Friday, 11 July 2014

Did 'Crap' Originate with Thomas Crapper?

A white toilet roll

CRAP

Noun & adjective. Late Middle English.
[Corresponding to Dutch krappe relating to krappen pluck off, cut off. Compare with Old French crappe siftings, Anglo-Saxon crappa chaff.]

A1 noun. obsolete. The husk of grain; chaff. LME-L15

A2 noun. Any of various plants, especially buckwheat or a weed growing among corn,
as darnel, charlock, etc. dialectical. LME

A3(a) noun. singular & (usually) in plural. The residue formed in boiling, melting, or rendering fat;
crackling. dialectical. L15

A3(b) noun. The dregs of beer etc. dialectical. M19

A4 noun. obsolete. A scrap. Only in 16

A5 noun. Money. slang or dialectical. L17

A6 noun. Faeces; an act of defecation.
Also rubbish, nonsense; something worthless, inferior, or offensive. coarse slang. L19

B attributive or as adj. Worthless, rubbish, useless. slang. M20

Black and white portrait of Thomas Crapper
Mr Thomas Crapper: Plumber Extraordinaire
(1836-1910)
The word crap, proscribed in my youth but increasingly common among the feckless masses today, is a word clogged with the baggage of folk etymology, nearly all of which is, unsurprisingly, crap. Therefore, let us take a moment to siphon off the truth: Thomas Crapper did not invent the flushing toilet, and no, his name is not the origin of the word crap or any of its crappy derivatives. Mr Crapper was, however, a real person and a plumber from Victorian England. As flushing toilets were primarily developed in the 17th century, and Crapper was born in 1836, it's actually an invention that predates him by a century or so.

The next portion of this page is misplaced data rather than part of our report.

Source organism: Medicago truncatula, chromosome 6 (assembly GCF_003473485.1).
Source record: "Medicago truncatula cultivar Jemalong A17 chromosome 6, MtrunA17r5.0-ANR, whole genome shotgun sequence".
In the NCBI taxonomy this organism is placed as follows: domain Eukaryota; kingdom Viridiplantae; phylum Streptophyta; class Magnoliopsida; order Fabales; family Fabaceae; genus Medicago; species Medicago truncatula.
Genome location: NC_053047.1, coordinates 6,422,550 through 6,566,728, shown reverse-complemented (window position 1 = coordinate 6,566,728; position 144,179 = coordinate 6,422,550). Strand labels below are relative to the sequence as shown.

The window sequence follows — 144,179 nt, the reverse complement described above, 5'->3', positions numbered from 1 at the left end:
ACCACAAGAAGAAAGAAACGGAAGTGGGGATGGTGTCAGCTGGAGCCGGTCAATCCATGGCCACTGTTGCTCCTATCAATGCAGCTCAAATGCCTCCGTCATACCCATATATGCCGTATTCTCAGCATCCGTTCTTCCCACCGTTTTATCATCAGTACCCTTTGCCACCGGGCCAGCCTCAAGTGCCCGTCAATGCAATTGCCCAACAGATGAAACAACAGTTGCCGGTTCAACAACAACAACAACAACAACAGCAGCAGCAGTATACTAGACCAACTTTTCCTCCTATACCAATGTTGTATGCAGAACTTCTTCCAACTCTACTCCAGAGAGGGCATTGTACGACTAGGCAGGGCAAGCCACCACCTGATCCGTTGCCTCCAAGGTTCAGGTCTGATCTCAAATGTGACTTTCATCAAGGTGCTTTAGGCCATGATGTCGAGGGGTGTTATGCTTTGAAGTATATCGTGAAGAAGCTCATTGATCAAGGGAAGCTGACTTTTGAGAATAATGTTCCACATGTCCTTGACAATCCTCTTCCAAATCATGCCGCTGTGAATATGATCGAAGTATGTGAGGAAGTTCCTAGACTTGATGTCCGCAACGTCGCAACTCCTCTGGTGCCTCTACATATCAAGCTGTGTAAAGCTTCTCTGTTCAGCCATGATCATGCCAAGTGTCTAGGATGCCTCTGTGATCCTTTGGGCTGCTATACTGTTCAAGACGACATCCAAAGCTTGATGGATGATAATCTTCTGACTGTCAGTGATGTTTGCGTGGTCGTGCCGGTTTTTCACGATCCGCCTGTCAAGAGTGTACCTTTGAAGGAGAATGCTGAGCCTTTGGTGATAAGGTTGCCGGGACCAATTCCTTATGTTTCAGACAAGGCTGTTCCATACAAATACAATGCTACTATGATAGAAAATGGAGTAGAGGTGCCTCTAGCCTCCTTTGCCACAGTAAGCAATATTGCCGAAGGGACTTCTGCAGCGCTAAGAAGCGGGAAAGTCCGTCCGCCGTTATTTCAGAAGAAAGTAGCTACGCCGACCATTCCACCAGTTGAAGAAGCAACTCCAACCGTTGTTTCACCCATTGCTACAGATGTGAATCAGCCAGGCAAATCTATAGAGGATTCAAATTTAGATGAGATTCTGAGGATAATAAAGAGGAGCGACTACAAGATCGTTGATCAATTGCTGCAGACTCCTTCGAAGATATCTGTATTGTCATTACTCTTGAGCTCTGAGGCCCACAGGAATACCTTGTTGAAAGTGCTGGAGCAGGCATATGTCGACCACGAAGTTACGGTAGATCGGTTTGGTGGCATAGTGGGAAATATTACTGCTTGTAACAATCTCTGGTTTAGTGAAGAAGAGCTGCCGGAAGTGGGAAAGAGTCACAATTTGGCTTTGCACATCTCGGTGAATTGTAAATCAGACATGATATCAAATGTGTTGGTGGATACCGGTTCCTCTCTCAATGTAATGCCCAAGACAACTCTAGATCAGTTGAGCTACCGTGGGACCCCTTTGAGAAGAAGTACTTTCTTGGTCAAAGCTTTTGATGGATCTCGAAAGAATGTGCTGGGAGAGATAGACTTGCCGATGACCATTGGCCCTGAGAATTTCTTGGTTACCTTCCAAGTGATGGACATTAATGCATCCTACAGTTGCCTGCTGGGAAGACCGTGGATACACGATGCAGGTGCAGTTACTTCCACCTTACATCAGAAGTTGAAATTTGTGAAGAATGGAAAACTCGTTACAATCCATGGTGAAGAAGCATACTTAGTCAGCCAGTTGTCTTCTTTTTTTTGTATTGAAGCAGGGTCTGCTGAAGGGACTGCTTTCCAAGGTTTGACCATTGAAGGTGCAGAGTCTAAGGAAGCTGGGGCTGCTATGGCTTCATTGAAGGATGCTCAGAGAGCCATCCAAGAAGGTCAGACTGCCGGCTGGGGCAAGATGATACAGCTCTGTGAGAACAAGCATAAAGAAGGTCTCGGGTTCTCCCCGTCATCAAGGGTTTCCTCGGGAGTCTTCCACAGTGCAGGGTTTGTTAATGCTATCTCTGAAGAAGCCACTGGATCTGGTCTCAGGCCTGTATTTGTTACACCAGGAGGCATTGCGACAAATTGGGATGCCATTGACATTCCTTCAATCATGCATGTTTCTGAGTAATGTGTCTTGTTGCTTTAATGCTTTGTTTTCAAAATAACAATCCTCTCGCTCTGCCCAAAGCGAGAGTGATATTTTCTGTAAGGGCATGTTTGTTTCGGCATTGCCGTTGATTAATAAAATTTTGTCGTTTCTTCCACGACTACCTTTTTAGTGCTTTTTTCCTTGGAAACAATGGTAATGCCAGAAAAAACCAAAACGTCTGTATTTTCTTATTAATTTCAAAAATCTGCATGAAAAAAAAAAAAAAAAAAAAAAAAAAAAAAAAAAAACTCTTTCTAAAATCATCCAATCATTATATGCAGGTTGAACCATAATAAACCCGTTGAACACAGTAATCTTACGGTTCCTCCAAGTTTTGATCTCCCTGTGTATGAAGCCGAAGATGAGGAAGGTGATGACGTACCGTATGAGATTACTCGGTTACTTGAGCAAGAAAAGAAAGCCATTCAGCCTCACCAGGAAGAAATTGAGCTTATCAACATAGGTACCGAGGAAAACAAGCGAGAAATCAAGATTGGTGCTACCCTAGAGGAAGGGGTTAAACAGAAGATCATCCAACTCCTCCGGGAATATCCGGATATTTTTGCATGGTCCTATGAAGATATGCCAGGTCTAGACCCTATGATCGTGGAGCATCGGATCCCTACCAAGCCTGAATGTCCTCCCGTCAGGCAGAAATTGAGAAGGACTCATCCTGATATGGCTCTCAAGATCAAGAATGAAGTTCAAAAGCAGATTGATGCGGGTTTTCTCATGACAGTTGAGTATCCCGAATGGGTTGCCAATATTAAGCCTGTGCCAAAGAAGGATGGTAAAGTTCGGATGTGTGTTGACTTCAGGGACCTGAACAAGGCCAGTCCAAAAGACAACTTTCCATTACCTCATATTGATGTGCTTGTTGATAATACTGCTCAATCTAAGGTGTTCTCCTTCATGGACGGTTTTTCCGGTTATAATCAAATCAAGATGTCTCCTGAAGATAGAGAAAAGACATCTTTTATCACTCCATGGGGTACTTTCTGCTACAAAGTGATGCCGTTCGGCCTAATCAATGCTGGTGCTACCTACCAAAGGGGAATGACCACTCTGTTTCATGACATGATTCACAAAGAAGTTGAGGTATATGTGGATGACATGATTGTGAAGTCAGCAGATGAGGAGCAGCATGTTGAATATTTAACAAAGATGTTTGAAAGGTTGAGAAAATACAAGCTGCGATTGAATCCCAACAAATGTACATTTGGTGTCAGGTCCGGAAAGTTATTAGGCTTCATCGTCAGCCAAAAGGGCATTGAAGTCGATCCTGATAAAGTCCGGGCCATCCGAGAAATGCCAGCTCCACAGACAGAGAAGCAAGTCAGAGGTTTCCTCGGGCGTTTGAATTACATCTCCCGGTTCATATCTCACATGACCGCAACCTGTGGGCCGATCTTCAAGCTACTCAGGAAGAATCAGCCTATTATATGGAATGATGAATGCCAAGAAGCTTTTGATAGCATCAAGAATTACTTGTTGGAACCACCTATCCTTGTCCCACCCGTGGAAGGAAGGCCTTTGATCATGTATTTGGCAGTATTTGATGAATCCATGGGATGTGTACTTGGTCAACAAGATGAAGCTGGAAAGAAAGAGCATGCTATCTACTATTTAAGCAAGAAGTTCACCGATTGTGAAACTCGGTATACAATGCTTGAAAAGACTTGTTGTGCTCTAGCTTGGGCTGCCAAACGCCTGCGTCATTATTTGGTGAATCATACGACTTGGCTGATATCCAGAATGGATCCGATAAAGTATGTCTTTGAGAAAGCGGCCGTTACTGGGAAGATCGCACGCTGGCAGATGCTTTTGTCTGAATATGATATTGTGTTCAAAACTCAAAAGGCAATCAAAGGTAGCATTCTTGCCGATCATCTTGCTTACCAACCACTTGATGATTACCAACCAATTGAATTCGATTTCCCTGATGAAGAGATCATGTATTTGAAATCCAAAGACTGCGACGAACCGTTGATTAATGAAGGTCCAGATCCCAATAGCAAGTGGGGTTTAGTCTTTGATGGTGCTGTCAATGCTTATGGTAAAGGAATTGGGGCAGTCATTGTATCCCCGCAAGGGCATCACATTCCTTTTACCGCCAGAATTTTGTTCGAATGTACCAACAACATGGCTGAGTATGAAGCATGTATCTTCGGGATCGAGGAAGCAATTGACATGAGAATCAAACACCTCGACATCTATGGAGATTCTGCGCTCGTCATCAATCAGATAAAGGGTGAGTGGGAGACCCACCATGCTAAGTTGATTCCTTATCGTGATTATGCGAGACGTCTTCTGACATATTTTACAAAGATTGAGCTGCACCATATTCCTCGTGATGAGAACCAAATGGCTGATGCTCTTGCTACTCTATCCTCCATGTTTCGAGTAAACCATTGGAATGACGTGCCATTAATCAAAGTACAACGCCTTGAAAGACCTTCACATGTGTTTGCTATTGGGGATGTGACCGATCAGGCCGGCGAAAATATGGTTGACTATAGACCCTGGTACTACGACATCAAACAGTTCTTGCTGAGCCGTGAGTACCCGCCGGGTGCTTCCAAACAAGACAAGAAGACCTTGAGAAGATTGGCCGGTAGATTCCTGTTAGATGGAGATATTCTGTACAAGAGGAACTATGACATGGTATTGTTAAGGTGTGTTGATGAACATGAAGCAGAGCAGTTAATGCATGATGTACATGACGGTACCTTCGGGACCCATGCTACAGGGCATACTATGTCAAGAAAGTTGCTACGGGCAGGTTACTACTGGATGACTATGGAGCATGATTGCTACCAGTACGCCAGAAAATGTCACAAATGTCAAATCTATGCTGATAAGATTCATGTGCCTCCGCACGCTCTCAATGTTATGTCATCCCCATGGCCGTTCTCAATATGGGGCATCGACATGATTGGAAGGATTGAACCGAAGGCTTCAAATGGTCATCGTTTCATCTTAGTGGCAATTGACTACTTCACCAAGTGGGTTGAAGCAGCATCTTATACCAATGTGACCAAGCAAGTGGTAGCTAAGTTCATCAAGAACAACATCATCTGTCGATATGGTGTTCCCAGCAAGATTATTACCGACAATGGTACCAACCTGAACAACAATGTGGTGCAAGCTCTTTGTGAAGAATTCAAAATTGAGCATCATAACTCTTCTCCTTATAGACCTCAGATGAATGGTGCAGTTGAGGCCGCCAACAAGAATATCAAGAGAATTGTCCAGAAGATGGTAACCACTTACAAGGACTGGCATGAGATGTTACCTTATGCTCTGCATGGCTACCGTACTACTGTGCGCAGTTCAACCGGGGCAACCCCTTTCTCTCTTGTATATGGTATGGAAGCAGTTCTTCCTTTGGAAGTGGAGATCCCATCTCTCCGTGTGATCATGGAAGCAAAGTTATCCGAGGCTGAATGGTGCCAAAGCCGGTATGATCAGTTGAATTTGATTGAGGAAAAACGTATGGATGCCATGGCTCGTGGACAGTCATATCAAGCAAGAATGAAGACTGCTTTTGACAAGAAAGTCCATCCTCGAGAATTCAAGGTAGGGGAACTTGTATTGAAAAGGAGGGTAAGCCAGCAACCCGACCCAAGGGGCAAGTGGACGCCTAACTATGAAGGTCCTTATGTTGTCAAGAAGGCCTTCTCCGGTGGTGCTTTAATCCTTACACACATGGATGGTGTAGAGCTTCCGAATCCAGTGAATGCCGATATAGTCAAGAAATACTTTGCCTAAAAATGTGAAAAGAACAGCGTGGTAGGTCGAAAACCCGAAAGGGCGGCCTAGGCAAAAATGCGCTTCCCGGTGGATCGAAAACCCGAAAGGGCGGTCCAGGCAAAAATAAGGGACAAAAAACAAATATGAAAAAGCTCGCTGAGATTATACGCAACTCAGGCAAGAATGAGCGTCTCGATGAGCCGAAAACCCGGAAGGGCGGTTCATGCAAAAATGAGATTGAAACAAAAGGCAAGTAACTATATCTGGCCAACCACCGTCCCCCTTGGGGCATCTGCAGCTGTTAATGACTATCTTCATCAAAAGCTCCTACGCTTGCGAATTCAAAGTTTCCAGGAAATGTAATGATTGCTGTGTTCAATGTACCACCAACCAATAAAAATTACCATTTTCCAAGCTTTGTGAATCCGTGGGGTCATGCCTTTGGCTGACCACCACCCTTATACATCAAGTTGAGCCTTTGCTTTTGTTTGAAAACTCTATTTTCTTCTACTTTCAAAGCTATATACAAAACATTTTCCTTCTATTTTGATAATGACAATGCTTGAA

Another nail in the cistern of this steaming story is the fact that crap, meaning 'waste' of various sorts, has been in use since at least the Middle English period; even its relatively modern meaning of 'faeces' is attested to by the OED of having been recorded in 1846, when Crapper was still a wee nipper and presumably far too young to have given a flying flush about toilets, piping, or the misappropriation of his family name by potty-mouthed teenagers. Perhaps, then, this was all just a simple case of nominative determination - crap was a well-worn word meaning 'waste', and Mr Crapper grew up, not to be a waster, but to valiantly strain out a living in the field of waste. 

Do please deposit your leavings in the comment box below.

2 comments:

  1. Sorry Ed but I'm afraid I'm going to exercise my right to not believe you today. The flushing toilet invented by a chap called Thomas Crapper is just too perfect an origin story to be dispelled by a few mere facts.
    And I happen to rather like it as a means to denounce something as a load of rubbish. So there!

    ReplyDelete
    Replies
    1. Never let facts spoil a good story, A.N.

      So go ahead ... tell the Crapper toilet theory if you must ... but know that out there, somewhere, there are Lexicolatry readers lurking, armed with the truth, ready to flush you and your brazen propagation of lies down the hole.

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